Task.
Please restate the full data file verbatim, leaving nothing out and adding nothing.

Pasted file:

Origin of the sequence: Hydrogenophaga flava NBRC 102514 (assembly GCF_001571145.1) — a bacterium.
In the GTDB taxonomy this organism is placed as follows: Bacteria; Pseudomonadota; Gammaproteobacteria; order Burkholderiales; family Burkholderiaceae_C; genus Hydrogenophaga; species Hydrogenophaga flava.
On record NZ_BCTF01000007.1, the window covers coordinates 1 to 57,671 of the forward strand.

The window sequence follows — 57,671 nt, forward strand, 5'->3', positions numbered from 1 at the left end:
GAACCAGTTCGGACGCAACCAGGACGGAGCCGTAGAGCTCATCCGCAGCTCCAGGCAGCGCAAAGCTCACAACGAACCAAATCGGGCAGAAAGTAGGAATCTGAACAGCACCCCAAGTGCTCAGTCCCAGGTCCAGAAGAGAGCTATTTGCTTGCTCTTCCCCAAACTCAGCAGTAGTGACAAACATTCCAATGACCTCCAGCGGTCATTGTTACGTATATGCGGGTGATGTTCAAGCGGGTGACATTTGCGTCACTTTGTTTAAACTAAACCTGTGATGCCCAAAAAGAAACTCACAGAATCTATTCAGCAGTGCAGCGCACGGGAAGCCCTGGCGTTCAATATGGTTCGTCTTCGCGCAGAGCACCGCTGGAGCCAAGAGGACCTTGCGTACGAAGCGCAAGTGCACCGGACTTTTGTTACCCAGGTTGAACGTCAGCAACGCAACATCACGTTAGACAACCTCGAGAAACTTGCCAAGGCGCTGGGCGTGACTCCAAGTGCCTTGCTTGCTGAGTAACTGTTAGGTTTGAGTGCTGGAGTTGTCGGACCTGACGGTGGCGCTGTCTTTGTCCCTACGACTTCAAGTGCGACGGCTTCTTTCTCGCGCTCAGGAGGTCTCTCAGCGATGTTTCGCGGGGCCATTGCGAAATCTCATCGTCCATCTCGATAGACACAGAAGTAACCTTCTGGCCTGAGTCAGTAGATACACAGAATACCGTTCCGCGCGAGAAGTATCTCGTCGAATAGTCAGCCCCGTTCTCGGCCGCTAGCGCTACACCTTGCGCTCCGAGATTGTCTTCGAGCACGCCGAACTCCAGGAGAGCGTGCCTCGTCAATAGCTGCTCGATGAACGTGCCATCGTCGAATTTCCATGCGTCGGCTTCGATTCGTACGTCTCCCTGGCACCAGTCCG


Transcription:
Origin of the sequence: Hydrogenophaga flava NBRC 102514 (assembly GCF_001571145.1) — a bacterium.
In the GTDB taxonomy this organism is placed as follows: Bacteria; Pseudomonadota; Gammaproteobacteria; order Burkholderiales; family Burkholderiaceae_C; genus Hydrogenophaga; species Hydrogenophaga flava.
On record NZ_BCTF01000007.1, the window covers coordinates 1 to 57,671 of the forward strand.

The window sequence follows — 57,671 nt, forward strand, 5'->3', positions numbered from 1 at the left end:
GAACCAGTTCGGACGCAACCAGGACGGAGCCGTAGAGCTCATCCGCAGCTCCAGGCAGCGCAAAGCTCACAACGAACCAAATCGGGCAGAAAGTAGGAATCTGAACAGCACCCCAAGTGCTCAGTCCCAGGTCCAGAAGAGAGCTATTTGCTTGCTCTTCCCCAAACTCAGCAGTAGTGACAAACATTCCAATGACCTCCAGCGGTCATTGTTACGTATATGCGGGTGATGTTCAAGCGGGTGACATTTGCGTCACTTTGTTTAAACTAAACCTGTGATGCCCAAAAAGAAACTCACAGAATCTATTCAGCAGTGCAGCGCACGGGAAGCCCTGGCGTTCAATATGGTTCGTCTTCGCGCAGAGCACCGCTGGAGCCAAGAGGACCTTGCGTACGAAGCGCAAGTGCACCGGACTTTTGTTACCCAGGTTGAACGTCAGCAACGCAACATCACGTTAGACAACCTCGAGAAACTTGCCAAGGCGCTGGGCGTGACTCCAAGTGCCTTGCTTGCTGAGTAACTGTTAGGTTTGAGTGCTGGAGTTGTCGGACCTGACGGTGGCGCTGTCTTTGTCCCTACGACTTCAAGTGCGACGGCTTCTTTCTCGCGCTCAGGAGGTCTCTCAGCGATGTTTCGCGGGGCCATTGCGAAATCTCATCGTCCATCTCGATAGACACAGAAGTAACCTTCTGGCCTGAGTCAGTAGATACACAGAATACCGTTCCGCGCGAGAAGTATCTCGTCGAATAGTCAGCCCCGTTCTCGGCCGCTAGCGCTACACCTTGCGCTCCGAGATTGTCTTCGAGCACGCCGAACTCCAGGAGAGCGTGCCTCGTCAATAGCTGCTCGATGAACGTGCCATCGTCGAATTTCCATGCGTCGGCTTCGATTCGTACGTCTCCCTGGCACCAGTCCG